Frances lives in New York, but she doesn’t really have an apartment. Frances is an apprentice for a dance company, but she’s not really a dancer. Frances has a best friend named Sophie, but they aren’t really speaking anymore. Frances throws herself headlong into her dreams, even as their possible reality dwindles. Frances wants so much more than she has but lives her life with unaccountable joy and lightness. —IFC Films Summary
Frances Halliday (Greta Gerwig) is a 27 y.o. “apprentice” dancer in NYC; she doesn’t yet feel like “a real grown-up.” She lives w/ her BFF since college, Sophie (Mickey Sumner), who works as an editor for Random House. They’re both trying to figure out adult life/responsibilities, BUT Sophie seems to be a bit more confident and put-together than Frances. The friends often sleep in the same bed and act like sisters. Frances breaks up w/ her bf, Dan (Michael Esper- primarily a theater actor). Dan had wanted them to live together and get cats (a rather pricy/ugly breed). Then, Sophie wants to move to her “dream apt. in Tribeca” w/ another friend; Frances is saddened that they won’t live together anymore. She makes two new friends, Lev (Adam Driver- before fame) and Benji (Michael Zegen- who co-stars on The Marvelous Mrs. Maisel), who have space in their Chinatown apt. available. Unlike most of her circle, Frances doesn’t come from money; her parents are middle-class. At a dinner party, Frances heard that Sophie and her bf, Patch (Patrick Heusinger), are moving to Japan for his job! What will happen to their friendship?
Lev: Just because you bought dinner doesn’t mean I’m gonna sleep with you.
Frances: I’m not trying to sleep with you.
Lev: No, I was pretending to be a liberated woman.
The way Adam says it is like a song: “Ah-ma-zinnggg.” I always think of that word that way now.
-Noah Baumbach, director
I came across this charming film when I was looking up works w/ Driver; he doesn’t appear much here (but his character is memorable). Driver and Baumbach became very good friends; he is the 2nd male lead in While We’re Young (2014) and the lead in the much-acclaimed Marriage Story (2019). The movie was shot in black and white to “boil it down to its barest bones,” and create an immediate “history” and “a kind of instant nostalgia” (according to Baumbach- who also directed). Frances goes on one date w/ Lev (who is a sculptor), but may have a connection w/ writer Benji (a stand-in for Baumbach w/ his dark hair/eyes, and slim/short build). I was pleasantly surprised to see that romance isn’t at the heart of this story- it’s about female friendship.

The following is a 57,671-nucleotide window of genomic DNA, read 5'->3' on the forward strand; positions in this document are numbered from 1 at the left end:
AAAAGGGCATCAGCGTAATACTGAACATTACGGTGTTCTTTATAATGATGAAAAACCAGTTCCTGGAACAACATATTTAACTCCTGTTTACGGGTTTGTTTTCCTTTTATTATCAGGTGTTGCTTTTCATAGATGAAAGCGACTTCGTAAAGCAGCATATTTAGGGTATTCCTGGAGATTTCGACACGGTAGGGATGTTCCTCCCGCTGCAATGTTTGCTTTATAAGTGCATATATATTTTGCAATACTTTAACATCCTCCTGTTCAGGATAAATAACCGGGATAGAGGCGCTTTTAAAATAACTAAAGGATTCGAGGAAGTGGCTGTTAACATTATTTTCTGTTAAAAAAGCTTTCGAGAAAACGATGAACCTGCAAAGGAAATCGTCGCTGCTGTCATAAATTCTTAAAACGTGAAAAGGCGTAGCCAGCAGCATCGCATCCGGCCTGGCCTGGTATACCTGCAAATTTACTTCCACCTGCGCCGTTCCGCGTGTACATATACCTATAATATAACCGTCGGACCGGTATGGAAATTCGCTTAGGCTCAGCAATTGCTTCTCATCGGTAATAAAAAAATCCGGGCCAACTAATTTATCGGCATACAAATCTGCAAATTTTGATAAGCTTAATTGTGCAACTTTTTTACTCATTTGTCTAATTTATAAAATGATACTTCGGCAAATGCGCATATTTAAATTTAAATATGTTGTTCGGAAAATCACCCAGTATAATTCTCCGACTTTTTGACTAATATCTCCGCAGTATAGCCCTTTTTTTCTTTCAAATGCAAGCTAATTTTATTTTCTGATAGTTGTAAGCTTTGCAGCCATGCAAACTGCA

Sophie (on her visit to Lev and Benji’s apt): The only people who can afford to be artists in New York are rich.
Charlotte d’Amboise, who plays the head of the dance company (and a former dancer) is a well-known Broadway dancer, w/ such shows as Cats, Chicago, A Chorus Line, and Pippin. Frances’ parents are played by Gerwig’s real-life parents, Gordon and Christine. Gerwig was raised as a Unitarian Universalist; there’s a scene in the Unitarian Universalist Society of Sacramento (which she grew up attending). Rachel (Grace Gummer) stars as one of the modern dancers; her mother (Meryl Streep) starred as Aunt March in Little Women (2019) directed by Gerwig. The college seen in the movie is Vassar, a liberal arts university in Poughkeepsie, NY (which Baumbach attended).
Frances: I’m poor.
Benji: That’s actually offensive to poor people.
I could relate to this movie in many ways, as I also lived in NYC when I was in my late 20s. I went to grad school at Fordham. Like Frances, I was (usually) broke, since I worked as a substitute teacher (as well as a few smaller jobs in the summers). I lived in two NOT so fabulous apts (though the rents were high- as you’d expect). Unlike Frances, I didn’t have one particular bestie, BUT I did meet many smart/interesting people (some of whom became friends and I stay in touch w/ 10+ yrs later). I didn’t know where my life was going, BUT I think I put myself out of my comfort zone and kept a positive attitude (which Frances does as well).
 I felt there was something truly raw and authentic about everything in here, especially the characters’ interactions and dialogs. Apart from that, there is some great music… Lead actress Greta Gerwig scored a Golden Globe nomination for her portrayal here and it was very deserved I must say, especially as she also came up with the excellent script.
The feeling of Frances not really knowing where she is going, bouncing from one flat-share to the next (albeit awesome flats) is very well done and Gerwig delivers it very well, somehow managing to get through all the traps of the genre.
 I’m not saying you should live your life like her or take advice from the movie. But it is very refreshing to see something, that is not very obvious. I couldn’t tell where the movie was going, but it was interesting to find out. And while some might find this boring, others will rejoice.
-Excerpts from IMDB reviews